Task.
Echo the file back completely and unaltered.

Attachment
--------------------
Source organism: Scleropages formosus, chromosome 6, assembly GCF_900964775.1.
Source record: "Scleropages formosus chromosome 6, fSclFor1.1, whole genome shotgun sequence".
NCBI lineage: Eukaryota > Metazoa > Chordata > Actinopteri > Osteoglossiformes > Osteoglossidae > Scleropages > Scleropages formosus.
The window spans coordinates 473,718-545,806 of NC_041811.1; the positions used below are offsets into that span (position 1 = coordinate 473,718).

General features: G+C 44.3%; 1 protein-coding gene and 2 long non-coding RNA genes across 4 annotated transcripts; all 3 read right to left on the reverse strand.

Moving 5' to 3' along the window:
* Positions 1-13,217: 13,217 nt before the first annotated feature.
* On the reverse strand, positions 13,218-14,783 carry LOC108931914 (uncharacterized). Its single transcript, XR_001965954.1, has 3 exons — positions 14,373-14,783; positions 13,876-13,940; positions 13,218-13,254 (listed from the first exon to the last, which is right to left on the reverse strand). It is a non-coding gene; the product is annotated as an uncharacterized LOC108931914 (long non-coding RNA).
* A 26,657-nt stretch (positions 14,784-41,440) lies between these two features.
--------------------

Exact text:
Source organism: Scleropages formosus, chromosome 6, assembly GCF_900964775.1.
Source record: "Scleropages formosus chromosome 6, fSclFor1.1, whole genome shotgun sequence".
NCBI lineage: Eukaryota > Metazoa > Chordata > Actinopteri > Osteoglossiformes > Osteoglossidae > Scleropages > Scleropages formosus.
The window spans coordinates 473,718-545,806 of NC_041811.1; the positions used below are offsets into that span (position 1 = coordinate 473,718).

General features: G+C 44.3%; 1 protein-coding gene and 2 long non-coding RNA genes across 4 annotated transcripts; all 3 read right to left on the reverse strand.

Moving 5' to 3' along the window:
* Positions 1-13,217: 13,217 nt before the first annotated feature.
* On the reverse strand, positions 13,218-14,783 carry LOC108931914 (uncharacterized). Its single transcript, XR_001965954.1, has 3 exons — positions 14,373-14,783; positions 13,876-13,940; positions 13,218-13,254 (listed from the first exon to the last, which is right to left on the reverse strand). It is a non-coding gene; the product is annotated as an uncharacterized LOC108931914 (long non-coding RNA).
* A 26,657-nt stretch (positions 14,784-41,440) lies between these two features.